I am a little confused by this answer about whether or not cotton "kills". Cotton is clearly a poor choice for an insulating layer in wet environments since its insulating properties are heavily dependent on its moisture content. The point of a base layer, however, is not to provide insulation but rather to wick the moisture away from your body. What people seem to leave out is that the moisture potentially ends up in your insulating layer (depending on the dew point and other factors) and I think takes energy to evaporate this moisture. This then leads to the argument of replacing the base layer with a vapor barrier. As I generally have no desire to hike in a plastic bag, would a cotton "base layer" serve as a reasonable middle ground between a wicking base layer and a vapor barrier?
There is a difference between just soaking up water and "wicking". Cotton is hydrophilic, which means it likes to attract and hang on to water molecules. Unlike a good wicking fabric (which relies on capillary action), cotton will not transfer that water up through your layers to the air as quickly.
Here are some reasons why a wet base layer is bad:
- Cold - If you are wearing layers at all, you're probably not in "benign" conditions. I typically don't wear more than one layer if it's not cold. If it is cold, then you don't want water directly on your skin. It transfers heat very rapidly.
- Chaffing - Wet cotton chaffes. I don't typically want my base layer chaffing me.
- Microbes - Bacteria, fungi... microbes tend to like wet conditions. Spending long periods of time wet in the wilderness is a good way to get a skin infection/condition.
The moisture ending up in your insulating layer is not necessarily a bad thing. That layer is not touching your skin, and you have an air buffer between it and your skin. That is definitely better than keeping that water against your body and since perspiration is not optional.
Regarding the risk of moisture ruining down insulation: If you're in a region where the humidity is such that your sweat will not readily evaporate through your down layer... then you probably shouldn't be using down. Down is a less ideal choice for humid/wet environments. But that's not a base layer problem and has nothing to do with why using cotton as a baselayer is generally a bad idea.
Another point about the insulation layer getting wet. If you are sweating so much that you're soaking your insulation layer faster than it can evaporate then you're not managing the layers properly. One of the key points of layering is to manage temperature and avoid sweating.
If you carry the right layers and adjust them well, you can often get away with cotton with no discomfort let alone danger in benign conditions.
But we shouldn't plan for only benign conditions and nothing going wrong. An example: If you're delayed and the weather changes for the worse, you could end up with cotton under waterproof layers just as the temperature drops. You're likely to get cold. If the delay means you're static outside you could get very cold. So what should have been an uncomfortable few hours caused by a fairly minor injury or a trail blockage gets dangerous.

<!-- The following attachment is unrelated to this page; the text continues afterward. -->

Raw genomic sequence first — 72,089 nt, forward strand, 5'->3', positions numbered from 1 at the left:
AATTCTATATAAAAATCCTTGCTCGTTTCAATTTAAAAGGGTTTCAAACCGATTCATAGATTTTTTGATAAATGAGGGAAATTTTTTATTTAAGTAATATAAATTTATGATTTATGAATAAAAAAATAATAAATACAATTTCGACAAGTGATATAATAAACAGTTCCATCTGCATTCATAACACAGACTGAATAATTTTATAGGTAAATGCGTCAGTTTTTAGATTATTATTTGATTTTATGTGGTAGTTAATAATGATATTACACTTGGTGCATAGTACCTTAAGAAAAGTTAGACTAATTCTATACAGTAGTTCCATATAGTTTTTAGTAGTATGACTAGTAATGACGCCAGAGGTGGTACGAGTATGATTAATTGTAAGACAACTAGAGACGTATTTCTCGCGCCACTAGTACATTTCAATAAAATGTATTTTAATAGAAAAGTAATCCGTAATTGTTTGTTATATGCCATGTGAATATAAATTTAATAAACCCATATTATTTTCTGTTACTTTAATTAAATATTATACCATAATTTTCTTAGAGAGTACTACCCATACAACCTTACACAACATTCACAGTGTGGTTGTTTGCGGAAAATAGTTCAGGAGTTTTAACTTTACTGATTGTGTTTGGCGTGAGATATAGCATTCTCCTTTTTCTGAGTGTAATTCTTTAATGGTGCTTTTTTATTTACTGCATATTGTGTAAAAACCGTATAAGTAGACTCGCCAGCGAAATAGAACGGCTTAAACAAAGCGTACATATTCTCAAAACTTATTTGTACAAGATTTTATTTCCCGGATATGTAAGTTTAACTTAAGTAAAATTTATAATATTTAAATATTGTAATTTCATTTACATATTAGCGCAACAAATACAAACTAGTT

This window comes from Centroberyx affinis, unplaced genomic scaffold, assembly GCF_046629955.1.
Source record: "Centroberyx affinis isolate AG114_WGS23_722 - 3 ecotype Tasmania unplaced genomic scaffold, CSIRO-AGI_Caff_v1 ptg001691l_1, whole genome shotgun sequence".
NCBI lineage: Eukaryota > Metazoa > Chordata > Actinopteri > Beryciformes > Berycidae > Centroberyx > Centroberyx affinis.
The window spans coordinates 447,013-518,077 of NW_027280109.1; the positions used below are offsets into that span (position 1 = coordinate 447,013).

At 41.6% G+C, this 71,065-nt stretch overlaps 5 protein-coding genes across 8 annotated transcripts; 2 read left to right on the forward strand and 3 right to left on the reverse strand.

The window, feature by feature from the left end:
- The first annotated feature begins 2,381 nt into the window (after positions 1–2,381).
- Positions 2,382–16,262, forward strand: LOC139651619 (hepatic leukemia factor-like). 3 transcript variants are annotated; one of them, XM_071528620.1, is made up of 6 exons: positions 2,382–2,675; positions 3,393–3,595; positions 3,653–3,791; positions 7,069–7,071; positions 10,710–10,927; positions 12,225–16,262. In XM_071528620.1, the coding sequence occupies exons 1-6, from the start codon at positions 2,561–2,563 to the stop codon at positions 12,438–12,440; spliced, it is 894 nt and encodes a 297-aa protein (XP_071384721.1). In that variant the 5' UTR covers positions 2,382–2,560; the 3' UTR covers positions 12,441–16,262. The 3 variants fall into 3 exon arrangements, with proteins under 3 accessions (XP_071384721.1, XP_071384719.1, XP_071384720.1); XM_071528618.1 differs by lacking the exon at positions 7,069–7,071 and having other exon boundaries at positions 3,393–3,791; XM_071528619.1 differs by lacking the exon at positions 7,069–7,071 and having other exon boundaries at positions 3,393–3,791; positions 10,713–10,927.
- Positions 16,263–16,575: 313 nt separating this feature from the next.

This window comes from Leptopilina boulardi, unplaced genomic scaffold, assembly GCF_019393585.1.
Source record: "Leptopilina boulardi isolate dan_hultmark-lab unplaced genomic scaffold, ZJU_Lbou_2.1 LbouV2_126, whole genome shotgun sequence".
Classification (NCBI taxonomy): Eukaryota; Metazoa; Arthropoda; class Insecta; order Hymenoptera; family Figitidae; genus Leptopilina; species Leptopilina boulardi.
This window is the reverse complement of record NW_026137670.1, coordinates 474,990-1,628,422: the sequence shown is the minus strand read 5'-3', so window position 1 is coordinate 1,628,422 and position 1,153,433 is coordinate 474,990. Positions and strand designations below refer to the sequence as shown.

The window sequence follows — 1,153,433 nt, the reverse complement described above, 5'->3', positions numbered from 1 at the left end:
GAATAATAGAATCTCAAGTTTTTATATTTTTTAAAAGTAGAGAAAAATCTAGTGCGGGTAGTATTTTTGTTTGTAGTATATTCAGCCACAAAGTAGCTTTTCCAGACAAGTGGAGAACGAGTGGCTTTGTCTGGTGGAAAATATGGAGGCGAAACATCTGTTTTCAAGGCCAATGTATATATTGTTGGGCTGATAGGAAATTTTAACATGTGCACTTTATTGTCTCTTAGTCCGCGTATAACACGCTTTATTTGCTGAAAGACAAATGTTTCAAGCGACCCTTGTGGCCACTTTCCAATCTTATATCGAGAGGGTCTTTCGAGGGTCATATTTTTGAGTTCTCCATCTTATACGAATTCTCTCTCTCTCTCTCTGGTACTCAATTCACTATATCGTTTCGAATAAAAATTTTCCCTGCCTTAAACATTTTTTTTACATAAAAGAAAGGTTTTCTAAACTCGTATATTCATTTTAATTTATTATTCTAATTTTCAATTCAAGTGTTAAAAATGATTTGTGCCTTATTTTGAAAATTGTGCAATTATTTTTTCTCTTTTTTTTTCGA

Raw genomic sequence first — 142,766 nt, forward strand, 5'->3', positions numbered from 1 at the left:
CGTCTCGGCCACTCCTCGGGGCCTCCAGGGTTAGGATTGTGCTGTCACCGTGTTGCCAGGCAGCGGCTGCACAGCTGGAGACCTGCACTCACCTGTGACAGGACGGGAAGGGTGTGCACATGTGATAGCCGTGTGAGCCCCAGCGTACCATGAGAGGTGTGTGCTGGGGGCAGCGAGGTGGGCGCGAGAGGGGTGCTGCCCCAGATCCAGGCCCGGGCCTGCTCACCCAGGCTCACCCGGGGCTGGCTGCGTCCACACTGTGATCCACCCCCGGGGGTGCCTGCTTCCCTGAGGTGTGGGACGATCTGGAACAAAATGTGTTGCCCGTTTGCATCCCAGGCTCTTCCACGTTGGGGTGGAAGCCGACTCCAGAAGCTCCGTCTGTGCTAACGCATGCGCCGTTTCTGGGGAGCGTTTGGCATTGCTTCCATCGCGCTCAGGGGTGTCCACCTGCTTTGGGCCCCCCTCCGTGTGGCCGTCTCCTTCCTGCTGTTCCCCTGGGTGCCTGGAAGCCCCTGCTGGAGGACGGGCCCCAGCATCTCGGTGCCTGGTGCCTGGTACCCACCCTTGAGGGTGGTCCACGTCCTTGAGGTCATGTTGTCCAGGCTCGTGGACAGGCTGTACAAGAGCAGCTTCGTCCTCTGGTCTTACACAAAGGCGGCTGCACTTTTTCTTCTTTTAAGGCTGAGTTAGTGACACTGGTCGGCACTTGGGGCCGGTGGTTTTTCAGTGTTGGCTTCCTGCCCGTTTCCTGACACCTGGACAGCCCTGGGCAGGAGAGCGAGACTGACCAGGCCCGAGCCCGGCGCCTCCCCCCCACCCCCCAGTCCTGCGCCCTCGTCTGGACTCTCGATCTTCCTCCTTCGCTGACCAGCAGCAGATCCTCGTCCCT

You generally have to draw a line between a hike and a casual stroll where you would be very rare to have any difficulty in jeans, trainers and a cotton t-shirt + fleece/waterproof. This line isn't always obvious.
I understand your desire not to wear a plastic bag - I used to share some of your scepticism about synthetic base layers. But only the very worst feel like plastic against your skin - and arguably those aren't fit for use as they feel like that because they don't wick. There's always merino, but my base layers need too much washing for it to be a good option so I haven't tried it.
Another disadvantage of cotton is that, because it holds on to moisture and gets saturated quickly it can get very uncomfortable where it is between your skin and your pack, especially around the straps and back. Over a long day this can get quite unpleasant and over a few days you can get serious skin problems from salty sweat being rubbed against your skin.
You must consider here why you would be sweating in the first place. So, you must take into account that the body may produce a bit more heat from time to time and it will want to dump that excess heat into the environment using evaporative cooling. E.g.in Northern Norway I had to travel a bit to get to a place where I could take pictures, when I arrived I was a little sweaty. I opened by jacked pulled my sweater up a bit for a few seconds and closed everything, the ice cold air was then trapped inside my clothing, as this heats up it becomes bone dry. The evaporation plus the ice cold air provided me with the cooling I could still use at that moment.
Had I worn cotton clothing instead of the wool + polyamide stuff, then what would have happened is that during the time I was feeling a bit too warm, I would have produced more sweat because the cotton fabric will hold on to fair fraction of the sweat. So, the evaporative cooling would have been less with the same amount of sweat produced per until time, therefore I would have produced more sweat. All that extra sweat would have ended up in the cotton fabric.
But when I reached my destination, I needed less cooling. I would still be a little warm, but all that saved water in the cotton fabric would keep on evaporating for quite a long time. If during the walk 50% of the sweat was captured, then this means that the same amount of sweat that I lost via evaporation during the walk, would still have to be lost. This means that the energy dumped in the environment during my walk will be radiated away again, but now I'm standing still and I'm producing far less heat.